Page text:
The Volokh Conspiracy
Mostly law professors | Sometimes contrarian | Often libertarian | Always independent
On Tuesday, in Food & Water Watch v. USDA, the U.S. Court of Appeals for the District of Columbia dismissed a lawsuit by Food & Water Watch challenging a USDA loan guarantee for a chicken farm on the grounds that it violated the National Environmental Policy Act (NEPA). According to the plaintiffs, USDA violated NEPA by failing to conduct an Environmental Impact Statement before providing the loan guarantee. In an opinion by Judge Neomi Rao, the court concluded that the plaintiffs lacked standing because they failed to show how their claims were redressable because it was speculative whether the farm would still seek a loan guarantee or address the environmental impacts of its operations in order to obtain such a guarantee.
USDA regulations presumed that loan guarantees of the sort at issue here were "major Federal actions" subject to NEPA's requirements. Subsequent to the bringing of this suit, however, the Council on Environmental Quality revised its NEPA regulations that narrowed the definition of actions covered by NEPA so as to exclude loan guarantees of the sort at issue here. Had the court not ruled on standing, these revised regulations may have rendered the case moot, assuming that CEQ has the authority to issue regulations implementing NEPA that bind other federal agencies.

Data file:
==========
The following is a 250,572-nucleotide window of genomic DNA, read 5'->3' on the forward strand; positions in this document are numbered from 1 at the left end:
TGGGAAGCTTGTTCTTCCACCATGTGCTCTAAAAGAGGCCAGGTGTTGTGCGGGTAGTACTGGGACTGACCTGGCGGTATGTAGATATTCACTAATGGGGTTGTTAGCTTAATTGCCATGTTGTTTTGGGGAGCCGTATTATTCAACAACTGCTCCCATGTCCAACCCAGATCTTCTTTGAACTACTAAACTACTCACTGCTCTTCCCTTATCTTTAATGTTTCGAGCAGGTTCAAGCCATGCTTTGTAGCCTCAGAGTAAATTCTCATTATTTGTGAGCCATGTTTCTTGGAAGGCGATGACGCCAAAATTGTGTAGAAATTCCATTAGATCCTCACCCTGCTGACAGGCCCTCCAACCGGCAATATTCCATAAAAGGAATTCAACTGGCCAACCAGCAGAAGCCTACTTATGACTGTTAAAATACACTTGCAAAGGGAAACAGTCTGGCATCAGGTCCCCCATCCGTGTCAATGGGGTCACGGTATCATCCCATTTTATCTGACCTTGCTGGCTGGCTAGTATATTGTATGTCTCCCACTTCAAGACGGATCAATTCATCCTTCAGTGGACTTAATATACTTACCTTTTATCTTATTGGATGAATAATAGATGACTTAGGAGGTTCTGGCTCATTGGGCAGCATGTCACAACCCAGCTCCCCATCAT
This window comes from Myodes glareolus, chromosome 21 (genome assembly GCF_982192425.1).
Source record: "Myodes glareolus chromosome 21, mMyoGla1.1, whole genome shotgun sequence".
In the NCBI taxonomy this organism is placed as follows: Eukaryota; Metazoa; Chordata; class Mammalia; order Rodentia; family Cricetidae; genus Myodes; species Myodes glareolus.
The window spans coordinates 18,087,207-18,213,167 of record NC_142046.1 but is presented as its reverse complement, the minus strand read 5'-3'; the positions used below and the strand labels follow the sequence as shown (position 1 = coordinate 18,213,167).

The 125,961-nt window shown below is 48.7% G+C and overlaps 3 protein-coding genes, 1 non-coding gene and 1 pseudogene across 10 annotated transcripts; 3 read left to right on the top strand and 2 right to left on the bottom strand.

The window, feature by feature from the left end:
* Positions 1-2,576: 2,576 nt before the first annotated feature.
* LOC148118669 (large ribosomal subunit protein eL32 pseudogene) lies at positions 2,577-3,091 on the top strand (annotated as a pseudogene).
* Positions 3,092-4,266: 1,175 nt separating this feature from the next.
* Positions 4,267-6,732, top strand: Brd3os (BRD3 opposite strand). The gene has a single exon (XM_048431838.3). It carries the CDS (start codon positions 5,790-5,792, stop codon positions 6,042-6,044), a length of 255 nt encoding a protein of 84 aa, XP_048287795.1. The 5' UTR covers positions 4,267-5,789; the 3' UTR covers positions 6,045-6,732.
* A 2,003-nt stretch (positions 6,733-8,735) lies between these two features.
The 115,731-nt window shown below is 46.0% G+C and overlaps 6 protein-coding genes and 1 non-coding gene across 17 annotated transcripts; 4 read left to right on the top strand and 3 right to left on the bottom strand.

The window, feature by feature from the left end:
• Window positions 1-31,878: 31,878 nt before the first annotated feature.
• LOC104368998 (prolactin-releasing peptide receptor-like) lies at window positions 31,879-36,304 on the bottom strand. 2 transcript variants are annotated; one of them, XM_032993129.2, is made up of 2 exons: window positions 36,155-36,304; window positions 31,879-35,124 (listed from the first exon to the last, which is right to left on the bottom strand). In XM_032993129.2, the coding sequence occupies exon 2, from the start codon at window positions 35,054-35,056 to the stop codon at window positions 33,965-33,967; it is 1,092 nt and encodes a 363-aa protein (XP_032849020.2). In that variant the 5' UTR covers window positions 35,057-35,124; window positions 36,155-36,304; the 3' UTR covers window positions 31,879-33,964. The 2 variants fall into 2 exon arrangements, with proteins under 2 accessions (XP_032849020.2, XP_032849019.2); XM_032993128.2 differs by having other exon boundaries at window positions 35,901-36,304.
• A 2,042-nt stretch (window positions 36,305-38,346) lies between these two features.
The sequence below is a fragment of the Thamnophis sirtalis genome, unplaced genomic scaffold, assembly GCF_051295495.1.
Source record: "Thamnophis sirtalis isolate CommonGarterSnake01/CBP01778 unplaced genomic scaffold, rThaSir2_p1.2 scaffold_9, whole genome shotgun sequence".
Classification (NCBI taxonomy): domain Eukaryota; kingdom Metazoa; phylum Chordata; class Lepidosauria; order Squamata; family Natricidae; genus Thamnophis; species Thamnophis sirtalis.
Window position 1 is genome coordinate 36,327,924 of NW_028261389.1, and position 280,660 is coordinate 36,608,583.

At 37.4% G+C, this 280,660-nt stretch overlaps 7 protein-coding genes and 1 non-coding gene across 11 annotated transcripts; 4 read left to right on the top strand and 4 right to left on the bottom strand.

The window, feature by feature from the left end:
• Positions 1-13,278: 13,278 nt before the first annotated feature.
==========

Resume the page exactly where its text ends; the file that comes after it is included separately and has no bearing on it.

In a separate concurring opinion, Judge Raymond Randolph raised the question of CEQ's authority. Although CEQ was created by NEPA, and has long played the central role in administering and ensuring compliance with the law, Judge Randolph raises questions about whether Congress ever gave CEQ the authority to issue binding regulations (which would also affect whether CEQ's interpretations of NEPA are eligible for Chevron deference).
Judge Randolph wrote:
Although I entirely agree with the court's opinion, I write to flag an issue lurking in this appeal, an issue the parties neglected to address and one that may recur.
Then-Judge Kavanaugh stated for our court: "whether an executive or independent agency has statutory authority from Congress to issue a particular regulation" is a separation of powers question "that arises again and again in this Court[.]" Mexichem Fluor, Inc. v. EPA, 866 F.3d 451, 453 (D.C. Cir. 2017). The related problem presented in this case was not whether a particular "administrative agency" had Congressional authority to issue some "particular regulation." The problem instead was whether the Council on Environmental Quality — CEQ — had Congressional authority to issue any regulations.
Our case revolved around CEQ's "new regulations."
CEQ is not an independent agency. It is part of the Executive Office of the President, created for the purpose of advising the President on environmental matters. See 42 U.S.C. §§ 4342, 4344(1). No statute grants CEQ the authority to issue binding regulations. See City of Alexandria v. Slater, 198 F.3d 862, 866 n.3 (D.C. Cir. 1999); see generally Scott C. Whitney, The Role of the President's Council on Environmental Quality in the 1990's and Beyond, 6 J. Env't L. & Litig. 81 (1991). Instead, CEQ's recent "regulations," 85 Fed. Reg. 43,304, 43,307 (July 16, 2020), identify its authority to issue regulations as Executive Order No. 11,991, 42 Fed. Reg. 26,967 (May 24, 1977).FN1